METeOR id: 598034
elective surgery waiting time: When a surgery is elective (planned) and will be conducted in a public hospital, patients are placed on a waiting list and assigned an urgency category that indicates the clinically recommended maximum time they should wait for the surgery. The time a patient waits for elective surgery is calculated from the date a patient is placed on the hospital’s waiting list to the date of admission for the surgery.
general surgery: Surgical specialty focusing on the organs of the abdomen (such as the stomach, intestines, gall bladder, liver and pancreas). General surgeons may also treat diseases of the skin and breast.
gynaecological surgery: Surgical specialty focusing on women’s reproductive organs and fertility.
haemorrhoidectomy: The removal of haemorrhoids (piles).
hospital: A health-care facility established under Australian Government, state or territory legislation as a hospital or a free-standing day procedure unit and authorised to provide treatment and/or care to patients. METeOR id: 268971
hysterectomy: Hysterectomy is the surgical removal of a woman’s uterus (or womb).
indicator procedure: A medical procedure which is selected for use as a statistical measure to help describe (indicate) hospital performance in a particular area.
inguinal herniorrhaphy: Repair of an inguinal hernia (a condition in which part of the intestine protrudes through the muscles in the groin).
intended procedure: The procedure for which a patient has been placed on an elective surgery waiting list. Waiting list statistics for selected intended procedures give a specific indication of performance in particular areas of elective care provision. METeOR id: 637500
Indigenous status: A measure of whether a person identifies as being of Aboriginal or Torres Strait Islander origin. This is in accord with the first 2 of 3 components of the Australian Government definition:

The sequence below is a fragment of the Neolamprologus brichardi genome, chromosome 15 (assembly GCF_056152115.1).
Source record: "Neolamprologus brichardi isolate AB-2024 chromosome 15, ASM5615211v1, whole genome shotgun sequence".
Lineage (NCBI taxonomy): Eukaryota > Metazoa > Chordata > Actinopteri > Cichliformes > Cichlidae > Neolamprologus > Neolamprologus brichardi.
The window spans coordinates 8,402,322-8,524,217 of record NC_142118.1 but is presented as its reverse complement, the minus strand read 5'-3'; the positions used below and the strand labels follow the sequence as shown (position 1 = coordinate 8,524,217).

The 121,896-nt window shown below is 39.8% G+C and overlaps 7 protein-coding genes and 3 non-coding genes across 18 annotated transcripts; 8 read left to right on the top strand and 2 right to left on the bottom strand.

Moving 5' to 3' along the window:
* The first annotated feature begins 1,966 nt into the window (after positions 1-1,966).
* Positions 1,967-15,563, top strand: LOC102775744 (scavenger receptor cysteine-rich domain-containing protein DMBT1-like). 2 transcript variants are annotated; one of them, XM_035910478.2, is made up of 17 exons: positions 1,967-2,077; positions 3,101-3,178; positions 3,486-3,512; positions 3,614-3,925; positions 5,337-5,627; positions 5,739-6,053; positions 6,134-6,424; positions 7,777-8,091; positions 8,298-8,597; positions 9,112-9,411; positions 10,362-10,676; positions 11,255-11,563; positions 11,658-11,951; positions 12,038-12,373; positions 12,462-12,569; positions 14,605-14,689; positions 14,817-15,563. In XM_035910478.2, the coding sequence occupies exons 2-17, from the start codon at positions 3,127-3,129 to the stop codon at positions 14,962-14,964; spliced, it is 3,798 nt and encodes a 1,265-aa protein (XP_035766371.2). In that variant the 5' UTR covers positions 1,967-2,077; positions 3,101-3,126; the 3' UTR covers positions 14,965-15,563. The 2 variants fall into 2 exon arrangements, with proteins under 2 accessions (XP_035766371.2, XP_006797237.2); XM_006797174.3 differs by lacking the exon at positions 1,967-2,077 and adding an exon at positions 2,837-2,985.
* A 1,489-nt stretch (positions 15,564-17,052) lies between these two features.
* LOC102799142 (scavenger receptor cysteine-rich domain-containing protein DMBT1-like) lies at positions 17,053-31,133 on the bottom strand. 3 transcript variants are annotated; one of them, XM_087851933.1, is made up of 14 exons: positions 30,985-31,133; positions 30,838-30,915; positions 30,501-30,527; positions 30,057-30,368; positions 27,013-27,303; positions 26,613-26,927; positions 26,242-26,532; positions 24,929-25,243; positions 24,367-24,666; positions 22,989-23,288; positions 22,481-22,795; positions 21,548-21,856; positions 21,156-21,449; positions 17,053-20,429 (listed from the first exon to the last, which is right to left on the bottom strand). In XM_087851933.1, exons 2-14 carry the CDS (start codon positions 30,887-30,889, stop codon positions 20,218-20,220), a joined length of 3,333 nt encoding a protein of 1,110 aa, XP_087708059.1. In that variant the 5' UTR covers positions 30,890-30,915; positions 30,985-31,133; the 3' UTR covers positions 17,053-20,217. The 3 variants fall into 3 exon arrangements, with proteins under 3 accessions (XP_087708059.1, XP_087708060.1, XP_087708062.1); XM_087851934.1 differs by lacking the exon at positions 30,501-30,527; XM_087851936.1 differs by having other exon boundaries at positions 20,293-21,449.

An Aboriginal or Torres Strait Islander is a person of Aboriginal or Torres Strait Islander descent who identifies as an Aboriginal or Torres Strait Islander person and is accepted as such by the community in which he or she lives.
METeOR id: 602543
knee replacement: Surgical procedure in which the knee joint is replaced by a prosthetic implant to relieve pain and disability.
myringoplasty: Repair of a hole in the eardrum.
myringotomy: Surgery performed on the eardrum to relieve pressure caused by built-up fluid.
neurosurgery: Surgery on the brain, spinal cord and nerves.
opthalmology surgery: Surgery on the eye.
orthopaedic surgery: Surgical specialty focusing on the musculoskeletal system. It includes the repair of broken bones and injuries to ligaments and tendons, investigation and repair of damaged joints, and treatment of conditions such as bone and soft tissue tumours, cerebral palsy, back pain and skeletal deformities.
other elective surgery: Elective surgery in which the specialty of the surgeon was not classified as any of the following:
otolaryngology: Surgical specialty that treats diseases and problems affecting the ears, nose, throat, head and neck.
overdue patient: A patient is classified as overdue if ready for care and waiting time at admission or waiting time at a census date is longer than 30 days for patients in clinical urgency Category 1, 90 days for patients in clinical urgency Category 2, or 365 days for patients in clinical urgency Category 3. METeOR id: 613691
paediatric surgery: Surgery undertaken on children.
peer group: A classification of hospitals into broadly similar groups in terms of characteristics (see Appendix C).